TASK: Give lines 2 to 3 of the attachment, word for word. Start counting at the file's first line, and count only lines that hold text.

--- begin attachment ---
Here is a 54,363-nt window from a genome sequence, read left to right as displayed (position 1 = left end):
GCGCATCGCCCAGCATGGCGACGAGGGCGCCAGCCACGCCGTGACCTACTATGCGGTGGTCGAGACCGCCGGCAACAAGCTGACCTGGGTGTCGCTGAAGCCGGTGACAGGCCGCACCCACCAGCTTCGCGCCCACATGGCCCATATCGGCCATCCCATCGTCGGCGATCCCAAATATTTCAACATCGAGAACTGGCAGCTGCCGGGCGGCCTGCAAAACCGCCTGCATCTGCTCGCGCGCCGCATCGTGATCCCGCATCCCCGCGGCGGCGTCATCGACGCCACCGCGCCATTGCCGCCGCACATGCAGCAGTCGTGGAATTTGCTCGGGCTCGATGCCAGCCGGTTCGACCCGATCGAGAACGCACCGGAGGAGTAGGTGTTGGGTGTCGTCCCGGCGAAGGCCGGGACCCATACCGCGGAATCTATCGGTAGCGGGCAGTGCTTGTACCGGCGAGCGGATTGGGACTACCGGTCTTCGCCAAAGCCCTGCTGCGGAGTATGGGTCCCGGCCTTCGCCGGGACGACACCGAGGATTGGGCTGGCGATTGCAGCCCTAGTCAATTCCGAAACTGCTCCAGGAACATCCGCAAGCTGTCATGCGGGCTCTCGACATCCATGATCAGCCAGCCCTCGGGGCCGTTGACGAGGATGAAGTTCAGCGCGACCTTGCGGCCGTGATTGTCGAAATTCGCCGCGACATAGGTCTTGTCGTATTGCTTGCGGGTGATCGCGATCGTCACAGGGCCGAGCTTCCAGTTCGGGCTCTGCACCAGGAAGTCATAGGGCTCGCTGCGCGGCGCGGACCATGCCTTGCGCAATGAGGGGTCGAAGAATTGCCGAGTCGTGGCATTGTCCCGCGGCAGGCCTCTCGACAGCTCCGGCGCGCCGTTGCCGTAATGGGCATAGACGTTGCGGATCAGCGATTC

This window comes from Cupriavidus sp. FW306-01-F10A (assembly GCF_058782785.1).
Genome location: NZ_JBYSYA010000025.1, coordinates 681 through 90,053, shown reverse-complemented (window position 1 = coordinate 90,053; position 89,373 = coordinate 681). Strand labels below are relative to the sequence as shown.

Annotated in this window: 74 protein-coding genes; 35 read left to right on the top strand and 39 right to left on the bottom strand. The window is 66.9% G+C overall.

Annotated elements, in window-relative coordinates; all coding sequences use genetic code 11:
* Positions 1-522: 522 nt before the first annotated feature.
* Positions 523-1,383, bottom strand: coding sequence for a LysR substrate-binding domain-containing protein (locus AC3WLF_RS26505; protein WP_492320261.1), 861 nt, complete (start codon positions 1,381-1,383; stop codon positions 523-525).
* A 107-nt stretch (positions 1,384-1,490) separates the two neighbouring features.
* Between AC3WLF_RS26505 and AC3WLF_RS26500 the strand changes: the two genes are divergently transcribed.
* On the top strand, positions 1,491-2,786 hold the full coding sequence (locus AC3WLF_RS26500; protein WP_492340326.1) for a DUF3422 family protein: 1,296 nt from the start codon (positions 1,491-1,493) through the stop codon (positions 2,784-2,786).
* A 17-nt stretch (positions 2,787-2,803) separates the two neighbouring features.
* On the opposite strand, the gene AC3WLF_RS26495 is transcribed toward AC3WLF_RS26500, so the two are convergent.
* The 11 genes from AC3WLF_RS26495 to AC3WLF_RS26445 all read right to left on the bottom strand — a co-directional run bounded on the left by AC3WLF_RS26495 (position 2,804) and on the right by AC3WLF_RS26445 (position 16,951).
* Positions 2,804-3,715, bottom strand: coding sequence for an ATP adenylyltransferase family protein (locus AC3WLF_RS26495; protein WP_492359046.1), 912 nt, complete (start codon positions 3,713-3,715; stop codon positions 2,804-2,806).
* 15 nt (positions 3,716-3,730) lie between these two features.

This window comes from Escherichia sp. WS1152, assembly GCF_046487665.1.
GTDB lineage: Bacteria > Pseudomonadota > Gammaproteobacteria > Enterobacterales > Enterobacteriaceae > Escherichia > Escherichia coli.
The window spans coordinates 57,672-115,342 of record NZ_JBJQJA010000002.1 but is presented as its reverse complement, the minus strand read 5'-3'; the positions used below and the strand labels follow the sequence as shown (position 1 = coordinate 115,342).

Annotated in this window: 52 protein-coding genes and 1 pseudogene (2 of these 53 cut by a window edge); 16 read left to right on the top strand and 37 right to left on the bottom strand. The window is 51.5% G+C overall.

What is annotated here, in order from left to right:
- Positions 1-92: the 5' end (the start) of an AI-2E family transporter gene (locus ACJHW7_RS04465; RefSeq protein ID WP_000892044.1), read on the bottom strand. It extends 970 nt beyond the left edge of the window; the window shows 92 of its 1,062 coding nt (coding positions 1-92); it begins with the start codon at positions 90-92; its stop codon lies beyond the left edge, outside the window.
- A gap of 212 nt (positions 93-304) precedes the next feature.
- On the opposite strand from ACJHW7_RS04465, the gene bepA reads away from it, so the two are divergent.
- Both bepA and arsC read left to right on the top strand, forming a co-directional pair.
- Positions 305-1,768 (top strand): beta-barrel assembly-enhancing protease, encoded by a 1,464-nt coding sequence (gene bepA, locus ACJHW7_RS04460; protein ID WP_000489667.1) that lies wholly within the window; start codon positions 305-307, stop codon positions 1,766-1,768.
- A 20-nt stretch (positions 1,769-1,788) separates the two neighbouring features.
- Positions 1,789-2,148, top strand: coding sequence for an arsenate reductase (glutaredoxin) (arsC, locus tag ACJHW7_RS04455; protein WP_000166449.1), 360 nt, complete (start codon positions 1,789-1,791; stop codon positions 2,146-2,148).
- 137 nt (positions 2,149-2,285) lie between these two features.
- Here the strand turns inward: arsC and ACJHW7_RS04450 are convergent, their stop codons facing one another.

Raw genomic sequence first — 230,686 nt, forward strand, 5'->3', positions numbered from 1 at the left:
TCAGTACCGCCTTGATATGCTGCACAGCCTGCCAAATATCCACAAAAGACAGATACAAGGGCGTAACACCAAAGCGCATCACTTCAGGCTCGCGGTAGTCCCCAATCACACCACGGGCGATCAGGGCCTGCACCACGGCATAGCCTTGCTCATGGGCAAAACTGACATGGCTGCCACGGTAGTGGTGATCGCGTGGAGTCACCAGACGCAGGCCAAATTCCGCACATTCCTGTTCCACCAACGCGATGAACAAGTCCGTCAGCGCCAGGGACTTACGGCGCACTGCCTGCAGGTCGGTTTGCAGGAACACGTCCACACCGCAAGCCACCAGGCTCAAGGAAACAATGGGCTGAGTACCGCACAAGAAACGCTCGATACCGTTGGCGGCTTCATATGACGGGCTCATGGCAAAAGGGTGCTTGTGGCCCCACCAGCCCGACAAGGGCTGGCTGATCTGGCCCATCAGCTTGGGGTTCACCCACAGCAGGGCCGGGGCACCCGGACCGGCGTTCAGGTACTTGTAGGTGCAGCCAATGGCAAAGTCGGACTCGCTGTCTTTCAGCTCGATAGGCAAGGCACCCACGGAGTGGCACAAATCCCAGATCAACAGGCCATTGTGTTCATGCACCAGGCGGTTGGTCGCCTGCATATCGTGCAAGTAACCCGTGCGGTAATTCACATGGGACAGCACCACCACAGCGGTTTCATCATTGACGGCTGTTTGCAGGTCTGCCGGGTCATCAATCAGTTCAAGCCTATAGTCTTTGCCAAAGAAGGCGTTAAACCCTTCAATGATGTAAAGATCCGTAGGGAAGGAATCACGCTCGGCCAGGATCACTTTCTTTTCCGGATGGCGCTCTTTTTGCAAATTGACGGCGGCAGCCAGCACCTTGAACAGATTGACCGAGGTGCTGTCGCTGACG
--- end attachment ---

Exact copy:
GCGCATCGCCCAGCATGGCGACGAGGGCGCCAGCCACGCCGTGACCTACTATGCGGTGGTCGAGACCGCCGGCAACAAGCTGACCTGGGTGTCGCTGAAGCCGGTGACAGGCCGCACCCACCAGCTTCGCGCCCACATGGCCCATATCGGCCATCCCATCGTCGGCGATCCCAAATATTTCAACATCGAGAACTGGCAGCTGCCGGGCGGCCTGCAAAACCGCCTGCATCTGCTCGCGCGCCGCATCGTGATCCCGCATCCCCGCGGCGGCGTCATCGACGCCACCGCGCCATTGCCGCCGCACATGCAGCAGTCGTGGAATTTGCTCGGGCTCGATGCCAGCCGGTTCGACCCGATCGAGAACGCACCGGAGGAGTAGGTGTTGGGTGTCGTCCCGGCGAAGGCCGGGACCCATACCGCGGAATCTATCGGTAGCGGGCAGTGCTTGTACCGGCGAGCGGATTGGGACTACCGGTCTTCGCCAAAGCCCTGCTGCGGAGTATGGGTCCCGGCCTTCGCCGGGACGACACCGAGGATTGGGCTGGCGATTGCAGCCCTAGTCAATTCCGAAACTGCTCCAGGAACATCCGCAAGCTGTCATGCGGGCTCTCGACATCCATGATCAGCCAGCCCTCGGGGCCGTTGACGAGGATGAAGTTCAGCGCGACCTTGCGGCCGTGATTGTCGAAATTCGCCGCGACATAGGTCTTGTCGTATTGCTTGCGGGTGATCGCGATCGTCACAGGGCCGAGCTTCCAGTTCGGGCTCTGCACCAGGAAGTCATAGGGCTCGCTGCGCGGCGCGGACCATGCCTTGCGCAATGAGGGGTCGAAGAATTGCCGAGTCGTGGCATTGTCCCGCGGCAGGCCTCTCGACAGCTCCGGCGCGCCGTTGCCGTAATGGGCATAGACGTTGCGGATCAGCGATTC

This window comes from Cupriavidus sp. FW306-01-F10A (assembly GCF_058782785.1).